By J. Taylor Rushing - 08/28/09 05:41 PM EDT
Despite his affinity for liberal policymaking, Republicans on Capitol Hill greatly admired Sen. Edward Kennedy (D-Mass.).
“He’s a legislator’s legislator,” Sen. Jon Kyl (R-Ariz.) told The Hill last May, immediately after Kennedy’s diagnosis of brain cancer. “At the end of the day, he wants to legislate, he understands how, and he understands compromise. And it’s worth talking about because it shows how people with drastically different points of view can come together.”
“I’d love to co-sponsor every piece of legislation with Ted Kennedy,” Burr said at the time. “When Ted says he’s going to do something, he’s committed to it.”
Kennedy’s 47 years in the Senate began as his brother, Democrat John F. Kennedy, was president and were marked by a legislative record of liberalism long and prominent enough to earn him his “Liberal Lion” moniker. Republican Party leaders even used him as a fundraising tool for years in races across the country.
In the Senate itself, though, the Massachusetts senator was mostly known by Republicans for his bipartisanship — for diligent, patient and consistent reaching across the aisle to find common ground on the country’s most pressing concerns. Eventually, some of the chamber’s most conservative Republicans, from Alan Simpson of Wyoming to Hatch to Kyl, came to discover that while Kennedy may have had the heart of a liberal, he possessed the mind of a pragmatist.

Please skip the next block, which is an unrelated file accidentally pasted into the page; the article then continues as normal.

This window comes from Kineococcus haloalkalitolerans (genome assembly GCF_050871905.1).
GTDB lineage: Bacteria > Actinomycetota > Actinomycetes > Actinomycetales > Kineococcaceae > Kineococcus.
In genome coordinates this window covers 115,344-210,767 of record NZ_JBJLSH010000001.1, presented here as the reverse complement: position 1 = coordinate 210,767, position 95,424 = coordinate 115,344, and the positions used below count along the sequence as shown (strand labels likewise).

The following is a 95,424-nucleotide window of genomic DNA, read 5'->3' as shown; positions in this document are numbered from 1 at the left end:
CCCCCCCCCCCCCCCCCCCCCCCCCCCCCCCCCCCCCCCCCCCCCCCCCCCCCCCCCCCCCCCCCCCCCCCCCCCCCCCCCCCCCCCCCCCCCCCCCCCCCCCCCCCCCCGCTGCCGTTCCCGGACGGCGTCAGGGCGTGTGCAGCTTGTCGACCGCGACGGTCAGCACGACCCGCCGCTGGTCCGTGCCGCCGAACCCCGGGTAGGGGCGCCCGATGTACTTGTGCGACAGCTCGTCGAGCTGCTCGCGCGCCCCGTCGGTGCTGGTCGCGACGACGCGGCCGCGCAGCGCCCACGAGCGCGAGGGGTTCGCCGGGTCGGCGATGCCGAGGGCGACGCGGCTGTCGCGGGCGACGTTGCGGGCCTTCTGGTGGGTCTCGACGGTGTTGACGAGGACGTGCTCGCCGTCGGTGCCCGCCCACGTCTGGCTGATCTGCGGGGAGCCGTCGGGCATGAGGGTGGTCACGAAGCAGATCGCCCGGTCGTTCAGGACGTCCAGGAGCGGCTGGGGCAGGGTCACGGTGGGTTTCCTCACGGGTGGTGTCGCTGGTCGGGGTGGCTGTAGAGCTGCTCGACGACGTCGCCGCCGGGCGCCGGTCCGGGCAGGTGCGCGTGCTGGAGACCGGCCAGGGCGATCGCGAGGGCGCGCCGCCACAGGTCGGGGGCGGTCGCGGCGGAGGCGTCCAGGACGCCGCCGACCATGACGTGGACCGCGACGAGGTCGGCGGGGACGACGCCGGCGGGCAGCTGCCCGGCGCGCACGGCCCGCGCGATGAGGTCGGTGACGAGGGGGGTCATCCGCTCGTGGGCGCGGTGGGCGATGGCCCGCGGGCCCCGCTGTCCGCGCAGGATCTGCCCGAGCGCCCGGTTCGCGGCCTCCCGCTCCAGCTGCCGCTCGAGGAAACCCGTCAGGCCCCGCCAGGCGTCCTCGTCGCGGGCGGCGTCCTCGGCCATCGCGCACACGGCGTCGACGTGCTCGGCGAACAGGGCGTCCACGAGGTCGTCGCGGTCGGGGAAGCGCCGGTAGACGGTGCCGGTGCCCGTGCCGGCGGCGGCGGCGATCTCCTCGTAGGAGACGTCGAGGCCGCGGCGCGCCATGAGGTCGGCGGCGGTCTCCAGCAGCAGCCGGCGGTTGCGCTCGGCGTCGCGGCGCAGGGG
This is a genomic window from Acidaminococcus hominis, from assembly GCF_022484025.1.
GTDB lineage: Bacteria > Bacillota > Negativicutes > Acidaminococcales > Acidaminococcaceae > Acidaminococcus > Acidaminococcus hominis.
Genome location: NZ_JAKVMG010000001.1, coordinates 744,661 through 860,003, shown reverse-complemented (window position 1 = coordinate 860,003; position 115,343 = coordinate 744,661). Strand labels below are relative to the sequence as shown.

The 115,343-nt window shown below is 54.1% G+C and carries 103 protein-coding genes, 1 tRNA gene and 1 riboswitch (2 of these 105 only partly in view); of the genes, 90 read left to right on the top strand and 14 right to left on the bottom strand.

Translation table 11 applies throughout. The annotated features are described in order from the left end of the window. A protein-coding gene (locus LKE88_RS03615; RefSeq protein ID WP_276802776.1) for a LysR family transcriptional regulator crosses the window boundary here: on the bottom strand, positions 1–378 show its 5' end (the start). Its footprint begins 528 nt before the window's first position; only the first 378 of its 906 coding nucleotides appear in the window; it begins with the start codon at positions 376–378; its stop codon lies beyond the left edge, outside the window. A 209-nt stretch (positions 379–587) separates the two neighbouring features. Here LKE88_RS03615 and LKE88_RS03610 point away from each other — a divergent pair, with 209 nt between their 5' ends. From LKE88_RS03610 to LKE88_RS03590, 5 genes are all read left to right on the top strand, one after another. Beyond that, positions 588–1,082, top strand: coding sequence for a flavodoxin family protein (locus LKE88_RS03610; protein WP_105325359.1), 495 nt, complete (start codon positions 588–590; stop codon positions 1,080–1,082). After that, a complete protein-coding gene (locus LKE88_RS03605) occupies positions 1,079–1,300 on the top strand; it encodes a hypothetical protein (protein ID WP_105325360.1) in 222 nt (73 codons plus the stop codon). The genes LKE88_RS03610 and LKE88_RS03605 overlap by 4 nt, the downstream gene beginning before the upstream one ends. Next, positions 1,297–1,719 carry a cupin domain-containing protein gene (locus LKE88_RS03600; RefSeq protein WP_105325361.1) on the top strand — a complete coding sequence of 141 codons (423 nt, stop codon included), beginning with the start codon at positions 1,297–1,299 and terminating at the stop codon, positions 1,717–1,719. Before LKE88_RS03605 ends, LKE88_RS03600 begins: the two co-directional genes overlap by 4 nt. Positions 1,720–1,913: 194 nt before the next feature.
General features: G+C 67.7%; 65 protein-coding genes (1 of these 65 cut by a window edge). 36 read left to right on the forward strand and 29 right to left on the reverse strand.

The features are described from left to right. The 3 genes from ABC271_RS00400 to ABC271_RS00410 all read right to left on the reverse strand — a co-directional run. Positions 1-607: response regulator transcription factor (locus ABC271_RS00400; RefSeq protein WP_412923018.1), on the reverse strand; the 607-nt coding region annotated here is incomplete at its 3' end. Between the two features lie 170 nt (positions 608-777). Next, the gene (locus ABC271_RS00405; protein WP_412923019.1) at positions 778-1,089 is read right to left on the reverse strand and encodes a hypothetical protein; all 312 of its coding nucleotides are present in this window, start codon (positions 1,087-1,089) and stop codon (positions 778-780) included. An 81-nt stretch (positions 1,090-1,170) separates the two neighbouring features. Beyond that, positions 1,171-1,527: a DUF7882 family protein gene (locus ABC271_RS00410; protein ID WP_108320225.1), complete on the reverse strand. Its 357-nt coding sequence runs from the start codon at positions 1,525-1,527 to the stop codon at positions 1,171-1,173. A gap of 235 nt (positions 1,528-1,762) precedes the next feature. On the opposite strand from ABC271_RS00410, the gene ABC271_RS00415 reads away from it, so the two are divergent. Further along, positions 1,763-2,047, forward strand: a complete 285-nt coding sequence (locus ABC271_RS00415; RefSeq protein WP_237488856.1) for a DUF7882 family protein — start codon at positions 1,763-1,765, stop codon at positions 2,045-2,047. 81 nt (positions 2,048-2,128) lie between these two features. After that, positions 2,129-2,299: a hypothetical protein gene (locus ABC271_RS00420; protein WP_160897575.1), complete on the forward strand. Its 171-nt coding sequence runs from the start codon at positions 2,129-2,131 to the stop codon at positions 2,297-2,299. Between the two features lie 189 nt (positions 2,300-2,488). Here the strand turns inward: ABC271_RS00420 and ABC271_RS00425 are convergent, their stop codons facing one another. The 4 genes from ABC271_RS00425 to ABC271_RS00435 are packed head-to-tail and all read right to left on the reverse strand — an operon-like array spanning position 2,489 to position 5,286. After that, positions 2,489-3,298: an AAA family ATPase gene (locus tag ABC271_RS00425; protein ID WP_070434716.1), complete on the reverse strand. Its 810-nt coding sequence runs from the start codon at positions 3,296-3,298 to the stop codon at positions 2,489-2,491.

Republican leaders such as Conference Chairman Lamar Alexander of Tennessee recalled that Kennedy was known for reaching out since his earliest days in Congress. Alexander came to Congress in 1967 as an aide to then-Sen. Howard Baker of Tennessee and worked with Kennedy near the end of his first term.
“I’ve known and worked with him for 40 years. He’s results-oriented. He takes his positions, but he sits down and gets results,” Alexander said last May.
In recent years, examples of Kennedy’s bipartisan efforts included teaming up with Kansas Republican Nancy Kassebaum on healthcare in 1996, with President George W. Bush on education reform in 2001, and on unsuccessful attempts with Sen. John McCain (R-Ariz.) and other Republicans to pass immigration reform in the 110th and 111th Congresses.